Queenstown’s first dedicated rescue helicopter has already proved to be ”a real big asset” after an influx of call-outs since it arrived in the resort.
The Queenstown arm of the Otago Rescue Helicopter team, operating from the Heliworks hangar in Frankton, had completed 58 missions between the new base opening on November 1 and December 20.
Team member Daniel Bentley, who has been a St John paramedic since 2003, said the number of operations had ”certainly stepped up a lot” since the base opened.
”I have worked in Queenstown for a long time and that is certainly a lot more jobs than what we were doing on the rescue helicopter then.”
He said the new and improved chopper could not have come sooner and was great to work on.
”It’s brilliant really, as a working environment it is a whole lot better than the smaller machines that we were used to, in terms of being able to treat the patient, access the patient and work there.”
He said the team’s first call-out on its first day at the new base was a ”stand-out” and ”started everything off with a bang”.
A crash involving a car and a tourist bus that day, near Kingston, claimed the lives of two 23-year-old American travellers and reportedly injured 10 others.
”It really demonstrates what an amazing facility that we have here, that we can just very quickly project a really high skill level down to a situation, or a scene, like that.
”We were there very, very quickly and that’s really a way that you can make a difference.”
Mr Bentley said during a more recent call-out, the team responded to reports of a person having a stroke on Stewart Island, showing the ”range” of mission locations the new helicopter could fly to.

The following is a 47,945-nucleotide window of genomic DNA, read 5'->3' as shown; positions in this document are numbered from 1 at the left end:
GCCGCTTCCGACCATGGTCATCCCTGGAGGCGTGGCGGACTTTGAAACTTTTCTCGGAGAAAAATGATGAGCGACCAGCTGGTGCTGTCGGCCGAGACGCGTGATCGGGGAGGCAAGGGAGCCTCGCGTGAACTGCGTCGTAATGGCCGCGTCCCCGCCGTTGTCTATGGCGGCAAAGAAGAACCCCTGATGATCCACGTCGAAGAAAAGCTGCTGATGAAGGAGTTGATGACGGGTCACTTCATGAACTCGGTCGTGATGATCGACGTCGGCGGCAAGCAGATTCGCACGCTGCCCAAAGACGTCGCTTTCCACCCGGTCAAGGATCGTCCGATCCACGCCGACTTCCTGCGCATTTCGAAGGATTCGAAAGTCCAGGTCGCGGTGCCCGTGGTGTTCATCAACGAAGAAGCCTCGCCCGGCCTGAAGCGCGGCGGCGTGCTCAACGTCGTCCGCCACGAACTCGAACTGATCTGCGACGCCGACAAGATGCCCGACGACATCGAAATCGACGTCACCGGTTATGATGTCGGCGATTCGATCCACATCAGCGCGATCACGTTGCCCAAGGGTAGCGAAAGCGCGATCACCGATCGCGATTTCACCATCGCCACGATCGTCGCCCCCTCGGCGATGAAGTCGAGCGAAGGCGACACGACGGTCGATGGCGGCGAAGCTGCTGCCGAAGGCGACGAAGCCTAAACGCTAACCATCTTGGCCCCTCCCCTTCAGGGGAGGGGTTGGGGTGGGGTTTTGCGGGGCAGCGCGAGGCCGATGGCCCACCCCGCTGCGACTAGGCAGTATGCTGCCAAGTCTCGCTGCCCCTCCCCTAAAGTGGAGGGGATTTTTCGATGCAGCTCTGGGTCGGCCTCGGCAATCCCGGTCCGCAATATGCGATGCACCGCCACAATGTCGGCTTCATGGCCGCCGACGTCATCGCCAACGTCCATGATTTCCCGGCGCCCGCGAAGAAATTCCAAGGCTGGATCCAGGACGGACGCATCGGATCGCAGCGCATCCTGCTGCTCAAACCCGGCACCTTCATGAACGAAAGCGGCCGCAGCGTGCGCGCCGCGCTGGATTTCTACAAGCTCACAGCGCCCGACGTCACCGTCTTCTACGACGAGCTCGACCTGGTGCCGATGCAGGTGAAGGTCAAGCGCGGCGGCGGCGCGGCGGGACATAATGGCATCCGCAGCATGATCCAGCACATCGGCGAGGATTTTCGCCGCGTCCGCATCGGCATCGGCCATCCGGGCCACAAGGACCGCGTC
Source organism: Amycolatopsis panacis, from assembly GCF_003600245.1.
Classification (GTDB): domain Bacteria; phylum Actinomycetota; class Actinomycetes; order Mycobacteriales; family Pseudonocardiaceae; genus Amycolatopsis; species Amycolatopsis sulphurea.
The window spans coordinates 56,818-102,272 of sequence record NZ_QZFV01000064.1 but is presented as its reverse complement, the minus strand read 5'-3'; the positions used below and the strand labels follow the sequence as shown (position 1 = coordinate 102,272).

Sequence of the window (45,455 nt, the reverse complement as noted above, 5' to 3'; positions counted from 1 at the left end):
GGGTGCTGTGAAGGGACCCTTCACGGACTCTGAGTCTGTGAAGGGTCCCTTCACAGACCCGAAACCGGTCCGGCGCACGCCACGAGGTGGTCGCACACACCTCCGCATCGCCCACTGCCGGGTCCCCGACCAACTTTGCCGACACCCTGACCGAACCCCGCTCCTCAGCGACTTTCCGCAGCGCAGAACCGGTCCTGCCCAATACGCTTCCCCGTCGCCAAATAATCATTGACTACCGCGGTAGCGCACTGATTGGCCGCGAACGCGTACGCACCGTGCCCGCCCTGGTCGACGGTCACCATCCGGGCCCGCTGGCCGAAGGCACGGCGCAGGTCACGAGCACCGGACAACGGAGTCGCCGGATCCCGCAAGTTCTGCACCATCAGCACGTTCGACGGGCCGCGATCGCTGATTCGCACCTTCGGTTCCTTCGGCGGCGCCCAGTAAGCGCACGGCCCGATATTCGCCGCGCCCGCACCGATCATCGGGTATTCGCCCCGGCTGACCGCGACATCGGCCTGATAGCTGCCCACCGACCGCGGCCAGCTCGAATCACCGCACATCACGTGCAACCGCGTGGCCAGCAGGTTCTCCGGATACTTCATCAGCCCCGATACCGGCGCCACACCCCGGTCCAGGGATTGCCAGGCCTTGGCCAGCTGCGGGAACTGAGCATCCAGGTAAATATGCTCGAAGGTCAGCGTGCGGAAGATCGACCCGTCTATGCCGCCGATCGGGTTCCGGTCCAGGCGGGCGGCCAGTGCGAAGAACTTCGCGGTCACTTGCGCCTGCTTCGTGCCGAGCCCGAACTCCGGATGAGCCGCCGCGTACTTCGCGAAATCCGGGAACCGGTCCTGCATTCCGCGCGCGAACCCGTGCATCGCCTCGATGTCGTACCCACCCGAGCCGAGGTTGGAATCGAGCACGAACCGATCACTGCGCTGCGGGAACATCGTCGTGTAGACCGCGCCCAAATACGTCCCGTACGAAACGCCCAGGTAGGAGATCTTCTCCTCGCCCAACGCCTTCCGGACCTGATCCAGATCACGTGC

The medics got the patient to Dunedin Hospital within four hours of symptoms being noticed.
The team was also called to take a patient from Haast to Greymouth.
Ian Ridley, manager of the new base and former St John medic of 30 years, said it was ”quite unusual for us to go to Greymouth”.
”All of the air ambulance work across New Zealand is run from one desk … and these guys are shuffling and resourcing it depending on where everybody is.”
Mr Ridley said the new helicopter and base were ”a real big asset” for the area.
”We have done quite a bit of fairly routine work from Lakes District Hospital to both Dunedin and Invercargill – a lot of moderate to very, very serious trauma, since we started on November 1.
”We have done a few rescue jobs around the place, with Queenstown being the adventure capital of New Zealand, occasionally people have mishaps.”
The new base provided Queenstown’s first dedicated day-time rescue helicopter service. An on-call service was still being run from Te Anau for overnight call-outs.
The service is now provided by Helicopter Emergency Medical Services New Zealand Limited, a joint venture between Helicopters Otago and Christchurch-based GCH Aviation.